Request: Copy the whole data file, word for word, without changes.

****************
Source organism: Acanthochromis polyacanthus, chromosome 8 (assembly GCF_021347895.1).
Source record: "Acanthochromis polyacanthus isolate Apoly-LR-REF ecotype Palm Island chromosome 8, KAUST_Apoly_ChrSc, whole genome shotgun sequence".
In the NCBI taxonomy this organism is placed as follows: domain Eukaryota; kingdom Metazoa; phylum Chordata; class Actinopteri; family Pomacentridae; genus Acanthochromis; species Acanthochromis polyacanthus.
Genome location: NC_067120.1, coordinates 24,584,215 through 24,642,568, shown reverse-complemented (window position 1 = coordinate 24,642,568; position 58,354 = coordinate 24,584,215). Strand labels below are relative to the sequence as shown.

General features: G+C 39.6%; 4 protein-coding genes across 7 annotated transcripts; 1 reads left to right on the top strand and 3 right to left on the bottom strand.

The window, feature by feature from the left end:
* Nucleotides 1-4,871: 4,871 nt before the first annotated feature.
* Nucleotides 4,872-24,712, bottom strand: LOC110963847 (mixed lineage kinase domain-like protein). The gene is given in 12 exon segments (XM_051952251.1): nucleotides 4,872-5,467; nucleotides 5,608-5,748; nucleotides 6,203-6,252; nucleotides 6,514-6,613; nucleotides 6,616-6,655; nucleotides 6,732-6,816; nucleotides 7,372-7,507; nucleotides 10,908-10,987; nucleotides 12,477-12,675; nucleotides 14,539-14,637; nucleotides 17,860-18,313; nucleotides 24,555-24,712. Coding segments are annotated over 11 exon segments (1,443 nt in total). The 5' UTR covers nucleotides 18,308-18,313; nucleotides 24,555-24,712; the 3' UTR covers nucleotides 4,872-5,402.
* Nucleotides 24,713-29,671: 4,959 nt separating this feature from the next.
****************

Source organism: Acanthochromis polyacanthus, chromosome 8 (assembly GCF_021347895.1).
Source record: "Acanthochromis polyacanthus isolate Apoly-LR-REF ecotype Palm Island chromosome 8, KAUST_Apoly_ChrSc, whole genome shotgun sequence".
In the NCBI taxonomy this organism is placed as follows: domain Eukaryota; kingdom Metazoa; phylum Chordata; class Actinopteri; family Pomacentridae; genus Acanthochromis; species Acanthochromis polyacanthus.
Genome location: NC_067120.1, coordinates 24,584,215 through 24,642,568, shown reverse-complemented (window position 1 = coordinate 24,642,568; position 58,354 = coordinate 24,584,215). Strand labels below are relative to the sequence as shown.

General features: G+C 39.6%; 4 protein-coding genes across 7 annotated transcripts; 1 reads left to right on the top strand and 3 right to left on the bottom strand.

The window, feature by feature from the left end:
* Nucleotides 1-4,871: 4,871 nt before the first annotated feature.
* Nucleotides 4,872-24,712, bottom strand: LOC110963847 (mixed lineage kinase domain-like protein). The gene is given in 12 exon segments (XM_051952251.1): nucleotides 4,872-5,467; nucleotides 5,608-5,748; nucleotides 6,203-6,252; nucleotides 6,514-6,613; nucleotides 6,616-6,655; nucleotides 6,732-6,816; nucleotides 7,372-7,507; nucleotides 10,908-10,987; nucleotides 12,477-12,675; nucleotides 14,539-14,637; nucleotides 17,860-18,313; nucleotides 24,555-24,712. Coding segments are annotated over 11 exon segments (1,443 nt in total). The 5' UTR covers nucleotides 18,308-18,313; nucleotides 24,555-24,712; the 3' UTR covers nucleotides 4,872-5,402.
* Nucleotides 24,713-29,671: 4,959 nt separating this feature from the next.